EtG has become a common and useful method for many court drug programs in the last five years. But as with all other forensic methods, there have been objections and claims of false positives. The most common claim is incidental exposure from household products containing ethanol. It is true that products such as mouthwashes, hand sanitizers and over-the-counter cough and cold elixirs contain ethanol. However, cutoffs used in court monitoring programs (500 – 1000 ng/ml) are much too high to detect ethanol from these products if they are used according to the manufacturers’ instructions. Published studies have shown that using hand sanitizer as directed will not produce an immunoassay positive EtG result. Washing one’s hands every five minutes for 10 hours a day for three days can¹ – but this extreme example is not likely to occur in real life. Similarly, using an ethanol-containing mouthwash as directed might give you an EtG level of 50 – 100 ng/ml – but this is well below the positive threshold². If you drink the whole bottle, however, you could be over the threshold – but you would also be abusing the product. There have been similar claims that eating “fermentable” foods such as bananas and sauerkraut can cause incidental positives³, but there is no actual evidence that consumption of these would get anyone close to the 500 ng/ml cutoffs. Thus we can confidently say that if EtG is confirmed by LC/MS/MS and is above 500 ng/ml, it is not likely to be from incidental use, unless it’s abuse of these products or some extreme or unusual circumstance.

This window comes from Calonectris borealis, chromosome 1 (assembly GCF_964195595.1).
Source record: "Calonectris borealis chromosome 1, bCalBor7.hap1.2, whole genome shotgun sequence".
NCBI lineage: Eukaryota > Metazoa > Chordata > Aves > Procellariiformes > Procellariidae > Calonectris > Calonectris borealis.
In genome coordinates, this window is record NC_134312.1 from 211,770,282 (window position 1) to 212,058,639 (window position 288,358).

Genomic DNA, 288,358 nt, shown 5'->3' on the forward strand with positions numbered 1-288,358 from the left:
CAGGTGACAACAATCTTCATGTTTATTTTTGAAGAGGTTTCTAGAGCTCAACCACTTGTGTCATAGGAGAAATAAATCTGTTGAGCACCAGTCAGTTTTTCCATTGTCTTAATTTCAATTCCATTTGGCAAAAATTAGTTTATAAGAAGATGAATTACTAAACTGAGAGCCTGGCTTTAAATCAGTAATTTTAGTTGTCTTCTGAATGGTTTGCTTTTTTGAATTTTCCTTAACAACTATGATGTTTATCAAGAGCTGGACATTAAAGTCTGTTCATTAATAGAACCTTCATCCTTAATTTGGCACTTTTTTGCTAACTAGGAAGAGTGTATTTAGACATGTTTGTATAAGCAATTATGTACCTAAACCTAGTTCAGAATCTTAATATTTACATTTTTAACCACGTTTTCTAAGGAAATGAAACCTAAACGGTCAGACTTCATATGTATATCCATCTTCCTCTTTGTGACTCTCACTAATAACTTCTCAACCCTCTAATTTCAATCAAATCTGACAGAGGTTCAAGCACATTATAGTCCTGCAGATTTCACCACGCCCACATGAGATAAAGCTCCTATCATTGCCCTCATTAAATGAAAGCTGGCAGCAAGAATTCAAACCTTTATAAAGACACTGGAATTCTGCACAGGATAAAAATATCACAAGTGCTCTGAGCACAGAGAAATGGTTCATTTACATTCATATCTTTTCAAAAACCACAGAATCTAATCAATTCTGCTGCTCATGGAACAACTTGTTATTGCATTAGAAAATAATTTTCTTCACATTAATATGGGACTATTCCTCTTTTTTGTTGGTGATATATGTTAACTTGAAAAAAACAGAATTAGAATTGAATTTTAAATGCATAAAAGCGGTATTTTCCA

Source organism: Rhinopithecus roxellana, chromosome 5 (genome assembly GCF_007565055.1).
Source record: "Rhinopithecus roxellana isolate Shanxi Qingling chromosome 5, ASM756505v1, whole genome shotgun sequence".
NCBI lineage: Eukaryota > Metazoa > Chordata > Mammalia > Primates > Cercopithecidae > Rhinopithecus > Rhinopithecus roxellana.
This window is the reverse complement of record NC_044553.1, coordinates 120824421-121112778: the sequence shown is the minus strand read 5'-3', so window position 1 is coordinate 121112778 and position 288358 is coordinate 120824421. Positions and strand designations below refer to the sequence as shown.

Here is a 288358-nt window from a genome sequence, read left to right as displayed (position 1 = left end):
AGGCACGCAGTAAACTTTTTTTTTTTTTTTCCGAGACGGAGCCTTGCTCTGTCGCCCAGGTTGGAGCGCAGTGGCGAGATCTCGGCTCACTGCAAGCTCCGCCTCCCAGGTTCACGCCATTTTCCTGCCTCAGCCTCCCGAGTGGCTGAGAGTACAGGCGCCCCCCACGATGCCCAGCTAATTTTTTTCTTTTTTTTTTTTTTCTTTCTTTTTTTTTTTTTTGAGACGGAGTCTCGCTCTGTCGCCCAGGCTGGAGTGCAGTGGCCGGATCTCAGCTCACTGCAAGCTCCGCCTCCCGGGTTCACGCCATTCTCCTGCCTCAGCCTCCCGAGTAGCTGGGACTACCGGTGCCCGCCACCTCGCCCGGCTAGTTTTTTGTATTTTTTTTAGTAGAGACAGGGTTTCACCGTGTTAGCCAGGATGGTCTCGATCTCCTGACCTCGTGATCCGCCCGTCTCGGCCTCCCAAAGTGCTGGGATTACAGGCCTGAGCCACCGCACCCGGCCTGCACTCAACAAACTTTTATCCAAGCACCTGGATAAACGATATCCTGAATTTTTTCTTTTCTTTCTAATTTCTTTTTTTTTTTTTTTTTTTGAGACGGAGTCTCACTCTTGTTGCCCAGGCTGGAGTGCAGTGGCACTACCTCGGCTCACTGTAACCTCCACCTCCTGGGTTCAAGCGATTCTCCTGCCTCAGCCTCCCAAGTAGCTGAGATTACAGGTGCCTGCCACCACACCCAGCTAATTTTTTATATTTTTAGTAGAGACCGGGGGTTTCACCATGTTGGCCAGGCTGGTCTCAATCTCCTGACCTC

Is there any kind of unusual circumstance where a confirmed, elevated EtG might be from something other than alcoholic beverage consumption? At the 2016 meeting of the Midwestern Association for Toxicology and Therapeutic Drug Monitoring, Alex Armfield presented a case where the subject had vaginal surgery, an open wound, and instructions to clean the area 30 times per day (!) with medicated wipes containing 65.9% alcohol. The confirmed EtG level was 758 ng/ml. The rate of alcohol absorption across intact skin is known and could not account for this result, but direct application of ethanol to an open wound? Suffice to say there are no lab studies on this type of situation, so the best we could say was “inconclusive.” A poll of the audience showed that the US Drug Testing Labs in Des Plaines, IL, had had a similar case and they had rendered a similar verdict: can’t rule out that the low, confirmed EtG result was from direct absorption through an open wound, because there is no direct evidence against this being possible. Moral of the story: never say never. There’s always some weird situation out there that nobody has accounted for. But that is what makes this job so interesting!
1. Reisfield GM et al. J Anal Tox 35:85-91, 2011
2. Constantino A et al J Anal Tox 30:659-662, 2006
3. Musshoff F et al Int J Legal Med 124(6):623-630, 2010
4. Jatlow P et al Alcohol Clin Exp Res 38(7):2056-2065, 2014